Archive for August, 2013

How to Get a Competitive Edge with Your Professors

August 21, 2013

Many high school and college students began a new school year this week.  Most enter this new year with the intention of doing well academically, but some students simply do not know how to be successful.

I think this is a great list of suggestions to help students get a competitive edge.  It is from the College of Charleston and actual comments from their professors.

  • Ask at least one question in every class.
  • Know that students earn their grades, professors do not give them.
  • Type your work. You are in college now, and it is 2013.
  • Answer test questions consecutively and in complete sentences, rather than stream of consciousness. And not in green ink!
  • Find things you are good at, and like.  Often the two are connected.  
  • Say “I’m having trouble understanding this.” You will get a better response than if you say “You didn’t explain this very well” to your professor.
  • Be clear and honest about what you do not understand. For this short period of time, that’s someone else’s (the professor’s) problem. So don’t fake a thing. 
  • Ask if you don’t understand something. Chances are that 75% of the class is right there with you going “WHAT?!” They will thank you for it.
  • Start writing your paper early. You can’t write an “A” paper in two hours. Probably not even a “C” paper.
  • Learn the difference between “reply” and “reply all.”
  • Engage in public speaking and master personal finance.
  • Know your attitude always matters.
  • Treat college like a full-time job. Make the time you spend in class and the time you spend studying add up to 40 hours a week.   

SAT and ACT Tests: To Take or Not to Take Again.

August 13, 2013

Jake took the SAT and ACT once his junior year of high school.  His scores were a little above average but he wanted to do better.  He took my test prep course and improved his scores on both tests.  He and I went over his results and looked at the areas that still had room for improvement.   As with some other students I have had, the third try on the two tests paid off.  He was finally satisfied and felt that his scores were competitive for most of the schools in which he had an interest. 

Unlike The College Board, which does not cap the number of times a student can take the SAT, students may not take the ACT more than 12 times. While I do not recommend taking either the SAT or ACT more than three times, it is important to remember that the highest scores a student can get will often provide more opportunities for college admission and scholarships.

Jake was accepted at seven of the nine schools to which he applied.  His test scores turned out to be on the higher end of most of the college applicants at the schools to which he was accepted.  In addition, he received scholarship money from each of the schools that accepted him.  Not bad and certainly worth the effort.

While a student’s GPA and coursework continue to be the biggest factors for college admission, SAT and ACT scores are not far behind, even at schools that often claim to be test-optional.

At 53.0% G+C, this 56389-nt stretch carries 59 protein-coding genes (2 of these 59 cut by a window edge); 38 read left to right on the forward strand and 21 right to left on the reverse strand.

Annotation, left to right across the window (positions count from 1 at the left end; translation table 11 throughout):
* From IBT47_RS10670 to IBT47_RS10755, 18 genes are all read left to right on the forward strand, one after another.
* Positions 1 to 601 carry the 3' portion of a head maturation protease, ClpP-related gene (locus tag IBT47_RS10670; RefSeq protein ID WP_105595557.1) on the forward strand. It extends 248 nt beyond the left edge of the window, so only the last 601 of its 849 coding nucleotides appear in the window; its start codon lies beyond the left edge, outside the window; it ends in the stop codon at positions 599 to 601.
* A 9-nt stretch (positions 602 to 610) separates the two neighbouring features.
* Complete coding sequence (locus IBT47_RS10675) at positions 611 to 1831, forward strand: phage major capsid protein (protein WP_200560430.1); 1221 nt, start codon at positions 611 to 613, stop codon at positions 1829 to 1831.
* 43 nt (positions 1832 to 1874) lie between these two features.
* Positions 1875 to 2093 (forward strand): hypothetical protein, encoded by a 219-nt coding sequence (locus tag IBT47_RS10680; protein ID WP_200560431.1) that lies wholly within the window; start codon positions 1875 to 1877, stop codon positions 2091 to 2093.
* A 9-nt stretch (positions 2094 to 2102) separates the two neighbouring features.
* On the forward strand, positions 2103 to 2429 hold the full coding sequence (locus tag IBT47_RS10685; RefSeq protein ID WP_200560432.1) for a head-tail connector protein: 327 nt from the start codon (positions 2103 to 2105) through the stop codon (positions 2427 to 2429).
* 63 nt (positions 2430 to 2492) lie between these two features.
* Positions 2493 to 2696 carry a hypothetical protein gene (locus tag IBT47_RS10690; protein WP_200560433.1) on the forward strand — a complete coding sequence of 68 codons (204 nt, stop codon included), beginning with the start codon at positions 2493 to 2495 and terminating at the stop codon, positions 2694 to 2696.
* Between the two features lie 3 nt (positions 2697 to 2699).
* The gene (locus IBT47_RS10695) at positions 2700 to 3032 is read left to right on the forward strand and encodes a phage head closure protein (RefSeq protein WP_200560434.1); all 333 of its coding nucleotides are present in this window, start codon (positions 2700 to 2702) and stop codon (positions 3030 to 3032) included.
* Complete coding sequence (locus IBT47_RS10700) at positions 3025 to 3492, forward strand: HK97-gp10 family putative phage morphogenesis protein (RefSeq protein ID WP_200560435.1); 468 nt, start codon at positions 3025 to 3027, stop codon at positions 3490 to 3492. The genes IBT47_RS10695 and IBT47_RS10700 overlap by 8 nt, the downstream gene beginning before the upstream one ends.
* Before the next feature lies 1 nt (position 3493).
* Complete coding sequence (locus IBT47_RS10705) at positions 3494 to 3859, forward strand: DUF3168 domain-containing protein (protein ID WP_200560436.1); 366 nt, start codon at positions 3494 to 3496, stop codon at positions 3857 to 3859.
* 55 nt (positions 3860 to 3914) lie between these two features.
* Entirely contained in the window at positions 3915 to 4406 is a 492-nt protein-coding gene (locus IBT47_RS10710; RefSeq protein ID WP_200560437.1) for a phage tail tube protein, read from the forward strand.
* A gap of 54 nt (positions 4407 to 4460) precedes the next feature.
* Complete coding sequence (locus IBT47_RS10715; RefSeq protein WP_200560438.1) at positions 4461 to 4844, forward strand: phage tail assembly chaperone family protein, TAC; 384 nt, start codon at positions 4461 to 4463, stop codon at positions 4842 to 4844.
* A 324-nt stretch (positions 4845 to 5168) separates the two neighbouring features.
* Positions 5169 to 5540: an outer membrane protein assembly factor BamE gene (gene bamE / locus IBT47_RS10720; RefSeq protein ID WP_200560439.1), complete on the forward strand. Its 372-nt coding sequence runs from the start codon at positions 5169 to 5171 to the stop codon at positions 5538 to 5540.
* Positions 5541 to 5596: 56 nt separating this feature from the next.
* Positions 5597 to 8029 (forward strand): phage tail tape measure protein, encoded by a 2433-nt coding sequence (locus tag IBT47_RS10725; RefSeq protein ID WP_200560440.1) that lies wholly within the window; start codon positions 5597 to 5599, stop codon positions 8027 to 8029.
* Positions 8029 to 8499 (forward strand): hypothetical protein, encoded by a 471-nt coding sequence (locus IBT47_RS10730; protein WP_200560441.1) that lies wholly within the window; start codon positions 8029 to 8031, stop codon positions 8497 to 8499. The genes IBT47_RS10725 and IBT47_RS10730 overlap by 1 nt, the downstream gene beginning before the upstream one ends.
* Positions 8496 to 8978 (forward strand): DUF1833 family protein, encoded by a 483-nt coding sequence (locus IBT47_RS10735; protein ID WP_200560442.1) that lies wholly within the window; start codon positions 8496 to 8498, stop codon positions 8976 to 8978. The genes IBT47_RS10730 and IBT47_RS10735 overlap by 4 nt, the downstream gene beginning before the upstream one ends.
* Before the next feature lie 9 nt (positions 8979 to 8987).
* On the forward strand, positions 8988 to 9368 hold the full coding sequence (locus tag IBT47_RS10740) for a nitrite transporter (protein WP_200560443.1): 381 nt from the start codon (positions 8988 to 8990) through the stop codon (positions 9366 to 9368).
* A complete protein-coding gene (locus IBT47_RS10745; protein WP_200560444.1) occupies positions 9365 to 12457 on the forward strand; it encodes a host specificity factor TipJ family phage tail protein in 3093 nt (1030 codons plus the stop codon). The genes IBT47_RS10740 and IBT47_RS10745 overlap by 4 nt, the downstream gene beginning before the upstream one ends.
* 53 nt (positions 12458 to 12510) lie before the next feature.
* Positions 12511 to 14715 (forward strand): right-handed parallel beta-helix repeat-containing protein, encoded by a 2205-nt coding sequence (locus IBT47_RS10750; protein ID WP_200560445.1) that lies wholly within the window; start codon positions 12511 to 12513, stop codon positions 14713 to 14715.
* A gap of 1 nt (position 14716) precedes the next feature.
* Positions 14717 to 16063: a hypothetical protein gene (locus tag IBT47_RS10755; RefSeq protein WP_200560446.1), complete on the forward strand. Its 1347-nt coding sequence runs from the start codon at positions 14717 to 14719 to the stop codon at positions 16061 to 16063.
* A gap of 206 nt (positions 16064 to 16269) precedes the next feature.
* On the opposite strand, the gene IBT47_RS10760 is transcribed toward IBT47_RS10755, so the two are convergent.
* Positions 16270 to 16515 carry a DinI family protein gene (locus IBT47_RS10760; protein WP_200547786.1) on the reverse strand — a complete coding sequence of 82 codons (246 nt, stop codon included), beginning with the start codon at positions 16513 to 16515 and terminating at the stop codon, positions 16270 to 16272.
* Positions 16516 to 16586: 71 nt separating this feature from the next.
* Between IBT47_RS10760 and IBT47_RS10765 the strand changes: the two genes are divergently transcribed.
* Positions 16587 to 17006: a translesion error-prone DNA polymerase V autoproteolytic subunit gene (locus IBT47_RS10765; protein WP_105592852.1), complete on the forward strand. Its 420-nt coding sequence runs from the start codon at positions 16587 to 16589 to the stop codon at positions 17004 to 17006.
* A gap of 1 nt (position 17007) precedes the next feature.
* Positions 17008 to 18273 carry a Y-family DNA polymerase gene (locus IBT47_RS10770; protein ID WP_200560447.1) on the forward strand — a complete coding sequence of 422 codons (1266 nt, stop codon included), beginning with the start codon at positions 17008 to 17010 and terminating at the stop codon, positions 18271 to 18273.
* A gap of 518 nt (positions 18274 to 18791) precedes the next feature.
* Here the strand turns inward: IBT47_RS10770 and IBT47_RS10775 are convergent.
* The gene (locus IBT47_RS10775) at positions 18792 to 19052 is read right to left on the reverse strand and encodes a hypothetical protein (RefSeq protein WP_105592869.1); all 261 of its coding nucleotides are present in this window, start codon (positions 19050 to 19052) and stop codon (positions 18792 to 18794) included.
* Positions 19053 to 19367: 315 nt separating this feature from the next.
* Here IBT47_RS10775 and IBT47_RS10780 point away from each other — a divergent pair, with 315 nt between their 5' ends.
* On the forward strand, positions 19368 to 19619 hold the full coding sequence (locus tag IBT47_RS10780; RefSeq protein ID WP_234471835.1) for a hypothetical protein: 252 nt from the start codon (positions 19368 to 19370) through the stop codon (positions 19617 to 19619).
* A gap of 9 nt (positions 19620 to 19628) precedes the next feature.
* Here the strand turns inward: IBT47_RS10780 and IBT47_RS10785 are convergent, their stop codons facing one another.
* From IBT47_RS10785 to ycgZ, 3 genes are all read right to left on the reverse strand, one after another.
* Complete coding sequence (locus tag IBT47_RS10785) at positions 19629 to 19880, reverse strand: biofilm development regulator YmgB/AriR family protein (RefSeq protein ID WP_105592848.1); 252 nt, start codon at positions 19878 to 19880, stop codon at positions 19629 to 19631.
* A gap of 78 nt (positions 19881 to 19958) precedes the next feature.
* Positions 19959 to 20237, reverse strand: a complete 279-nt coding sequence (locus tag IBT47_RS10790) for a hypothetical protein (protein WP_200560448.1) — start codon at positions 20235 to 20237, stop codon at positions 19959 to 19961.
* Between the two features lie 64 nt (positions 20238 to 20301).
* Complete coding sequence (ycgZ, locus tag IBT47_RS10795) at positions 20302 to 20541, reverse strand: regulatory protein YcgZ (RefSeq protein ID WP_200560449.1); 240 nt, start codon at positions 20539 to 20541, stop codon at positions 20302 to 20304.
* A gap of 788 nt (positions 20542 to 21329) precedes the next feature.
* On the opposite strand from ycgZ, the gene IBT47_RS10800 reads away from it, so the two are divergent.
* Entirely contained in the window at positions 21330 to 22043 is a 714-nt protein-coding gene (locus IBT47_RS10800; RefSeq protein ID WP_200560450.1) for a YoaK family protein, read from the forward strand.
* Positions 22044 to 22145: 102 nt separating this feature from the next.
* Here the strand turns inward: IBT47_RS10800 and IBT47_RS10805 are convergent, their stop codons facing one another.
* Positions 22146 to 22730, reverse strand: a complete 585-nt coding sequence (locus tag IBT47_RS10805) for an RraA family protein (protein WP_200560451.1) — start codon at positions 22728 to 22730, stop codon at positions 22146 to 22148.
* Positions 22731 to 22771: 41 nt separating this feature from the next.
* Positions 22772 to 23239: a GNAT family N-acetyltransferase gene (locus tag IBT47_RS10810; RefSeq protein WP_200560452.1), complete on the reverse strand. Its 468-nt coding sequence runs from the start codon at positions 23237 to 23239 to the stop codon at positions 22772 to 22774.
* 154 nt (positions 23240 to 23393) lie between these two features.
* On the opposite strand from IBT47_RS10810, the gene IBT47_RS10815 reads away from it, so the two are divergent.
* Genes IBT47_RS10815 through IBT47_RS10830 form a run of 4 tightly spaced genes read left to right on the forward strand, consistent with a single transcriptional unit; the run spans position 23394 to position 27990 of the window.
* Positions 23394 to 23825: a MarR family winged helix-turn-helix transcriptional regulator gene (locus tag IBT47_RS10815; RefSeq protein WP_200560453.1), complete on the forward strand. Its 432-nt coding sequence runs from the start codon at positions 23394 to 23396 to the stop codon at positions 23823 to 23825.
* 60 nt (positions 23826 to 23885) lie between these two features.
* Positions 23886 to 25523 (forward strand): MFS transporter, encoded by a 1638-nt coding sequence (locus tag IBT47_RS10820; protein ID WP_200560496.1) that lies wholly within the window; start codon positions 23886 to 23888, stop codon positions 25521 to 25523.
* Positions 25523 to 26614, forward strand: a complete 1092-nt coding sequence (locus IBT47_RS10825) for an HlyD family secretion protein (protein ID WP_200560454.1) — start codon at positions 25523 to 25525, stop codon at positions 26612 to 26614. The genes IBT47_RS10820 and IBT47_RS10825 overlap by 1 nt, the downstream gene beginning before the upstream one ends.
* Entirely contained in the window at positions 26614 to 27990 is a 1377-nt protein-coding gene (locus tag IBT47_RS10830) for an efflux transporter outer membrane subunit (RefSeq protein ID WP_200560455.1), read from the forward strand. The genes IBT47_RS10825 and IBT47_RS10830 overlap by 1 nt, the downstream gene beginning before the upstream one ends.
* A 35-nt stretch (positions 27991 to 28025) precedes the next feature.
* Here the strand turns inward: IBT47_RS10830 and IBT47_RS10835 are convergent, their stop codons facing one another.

Your college experience is only as good as what you do with it

August 8, 2013

As a private college counselor, I have always tried to lead my students to schools that were the best fit for them.  If these were prestigious schools and they were well suited for the student, fine.  If they were less competitive but more appropriate for a student academically and personally, that was fine also.

Too much emphasis is placed on rankings when each of the rankings means something different.  Many of the criteria ranked are not always even important to  students.  We would have far fewer students dropping out or transferring at the end of their freshman year if we did a better job of counseling students to choose schools that were right for them.

“I think it’s tough, in today’s climate, but it would be great if kids (and their parents) could take a deep breath and realize there’s more to life than where you went to college. Education is only as good as what you do with it…” 


Test Prep Courses Do Not Need to Cost a Fortune

August 1, 2013

Do you want to help your child improve his or her chances for college admission and scholarships?  With all the discussion about the SAT and ACT, there is no question that these two tests still are important criteria for most colleges as the competition grows more intense with their college applicants.  Many parents do not understand that a small jump in test scores can help a student more than they may realize.  The first SAT and ACT tests are not far away.  It is time for your high school senior to start some test prep if that has not already happened.

As a private college counselor and test prep coach, I think it is important for families to understand that there are many choices for test prep other than the $1000 or more courses. I have taught a six week course for more than twenty five years and the price has remained at $395. I know it’s a bargain, but I am more interested in the outcome than the income when it comes to test prep.

Families need to decide what will work best for their child.  I recommend a small group of no more than ten students.  The focus of the test prep course should be on content, useful strategies, and dealing with test anxiety.  I also want my students to learn how to pace themselves and utilize good time management throughout the SAT and ACT.

It’s time to research, sign up, and get started on a test prep course to give your child the best opportunity to score well on the SAT and ACT.